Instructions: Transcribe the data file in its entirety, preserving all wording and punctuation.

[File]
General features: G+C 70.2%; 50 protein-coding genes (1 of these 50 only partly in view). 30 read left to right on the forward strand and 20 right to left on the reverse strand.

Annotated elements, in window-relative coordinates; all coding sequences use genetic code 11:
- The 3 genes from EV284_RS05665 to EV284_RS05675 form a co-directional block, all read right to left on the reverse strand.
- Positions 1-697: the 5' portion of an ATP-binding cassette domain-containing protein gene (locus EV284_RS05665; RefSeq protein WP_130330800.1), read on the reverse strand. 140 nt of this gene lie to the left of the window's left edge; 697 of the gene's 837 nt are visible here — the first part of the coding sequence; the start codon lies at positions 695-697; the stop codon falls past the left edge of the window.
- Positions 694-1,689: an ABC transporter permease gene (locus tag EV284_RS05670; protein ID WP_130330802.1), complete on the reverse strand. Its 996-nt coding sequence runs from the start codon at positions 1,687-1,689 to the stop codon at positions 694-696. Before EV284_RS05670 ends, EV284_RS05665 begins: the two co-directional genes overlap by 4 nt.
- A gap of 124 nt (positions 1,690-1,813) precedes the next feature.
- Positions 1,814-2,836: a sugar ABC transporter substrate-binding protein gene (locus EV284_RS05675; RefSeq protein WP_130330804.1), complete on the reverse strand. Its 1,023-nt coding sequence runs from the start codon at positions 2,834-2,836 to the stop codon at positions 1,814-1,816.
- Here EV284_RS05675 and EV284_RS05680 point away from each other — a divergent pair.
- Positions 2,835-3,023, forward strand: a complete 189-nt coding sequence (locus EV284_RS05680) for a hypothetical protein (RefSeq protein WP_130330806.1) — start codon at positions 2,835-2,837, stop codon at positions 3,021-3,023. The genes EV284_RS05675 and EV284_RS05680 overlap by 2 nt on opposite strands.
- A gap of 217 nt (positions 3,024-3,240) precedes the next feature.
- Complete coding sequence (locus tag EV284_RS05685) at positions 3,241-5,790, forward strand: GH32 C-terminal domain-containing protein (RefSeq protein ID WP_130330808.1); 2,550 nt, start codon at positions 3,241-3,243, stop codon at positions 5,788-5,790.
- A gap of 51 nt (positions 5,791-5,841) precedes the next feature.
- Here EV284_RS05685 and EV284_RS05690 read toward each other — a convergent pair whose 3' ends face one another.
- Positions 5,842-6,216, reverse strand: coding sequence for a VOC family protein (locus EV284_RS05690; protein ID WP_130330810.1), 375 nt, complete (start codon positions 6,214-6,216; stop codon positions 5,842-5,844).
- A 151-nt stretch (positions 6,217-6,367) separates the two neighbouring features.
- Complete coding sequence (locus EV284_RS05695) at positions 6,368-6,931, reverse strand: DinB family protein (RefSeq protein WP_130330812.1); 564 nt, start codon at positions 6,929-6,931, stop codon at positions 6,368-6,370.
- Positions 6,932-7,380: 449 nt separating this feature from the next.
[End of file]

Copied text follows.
General features: G+C 70.2%; 50 protein-coding genes (1 of these 50 only partly in view). 30 read left to right on the forward strand and 20 right to left on the reverse strand.

Annotated elements, in window-relative coordinates; all coding sequences use genetic code 11:
- The 3 genes from EV284_RS05665 to EV284_RS05675 form a co-directional block, all read right to left on the reverse strand.
- Positions 1-697: the 5' portion of an ATP-binding cassette domain-containing protein gene (locus EV284_RS05665; RefSeq protein WP_130330800.1), read on the reverse strand. 140 nt of this gene lie to the left of the window's left edge; 697 of the gene's 837 nt are visible here — the first part of the coding sequence; the start codon lies at positions 695-697; the stop codon falls past the left edge of the window.
- Positions 694-1,689: an ABC transporter permease gene (locus tag EV284_RS05670; protein ID WP_130330802.1), complete on the reverse strand. Its 996-nt coding sequence runs from the start codon at positions 1,687-1,689 to the stop codon at positions 694-696. Before EV284_RS05670 ends, EV284_RS05665 begins: the two co-directional genes overlap by 4 nt.
- A gap of 124 nt (positions 1,690-1,813) precedes the next feature.
- Positions 1,814-2,836: a sugar ABC transporter substrate-binding protein gene (locus EV284_RS05675; RefSeq protein WP_130330804.1), complete on the reverse strand. Its 1,023-nt coding sequence runs from the start codon at positions 2,834-2,836 to the stop codon at positions 1,814-1,816.
- Here EV284_RS05675 and EV284_RS05680 point away from each other — a divergent pair.
- Positions 2,835-3,023, forward strand: a complete 189-nt coding sequence (locus EV284_RS05680) for a hypothetical protein (RefSeq protein WP_130330806.1) — start codon at positions 2,835-2,837, stop codon at positions 3,021-3,023. The genes EV284_RS05675 and EV284_RS05680 overlap by 2 nt on opposite strands.
- A gap of 217 nt (positions 3,024-3,240) precedes the next feature.
- Complete coding sequence (locus tag EV284_RS05685) at positions 3,241-5,790, forward strand: GH32 C-terminal domain-containing protein (RefSeq protein ID WP_130330808.1); 2,550 nt, start codon at positions 3,241-3,243, stop codon at positions 5,788-5,790.
- A gap of 51 nt (positions 5,791-5,841) precedes the next feature.
- Here EV284_RS05685 and EV284_RS05690 read toward each other — a convergent pair whose 3' ends face one another.
- Positions 5,842-6,216, reverse strand: coding sequence for a VOC family protein (locus EV284_RS05690; protein ID WP_130330810.1), 375 nt, complete (start codon positions 6,214-6,216; stop codon positions 5,842-5,844).
- A 151-nt stretch (positions 6,217-6,367) separates the two neighbouring features.
- Complete coding sequence (locus EV284_RS05695) at positions 6,368-6,931, reverse strand: DinB family protein (RefSeq protein WP_130330812.1); 564 nt, start codon at positions 6,929-6,931, stop codon at positions 6,368-6,370.
- Positions 6,932-7,380: 449 nt separating this feature from the next.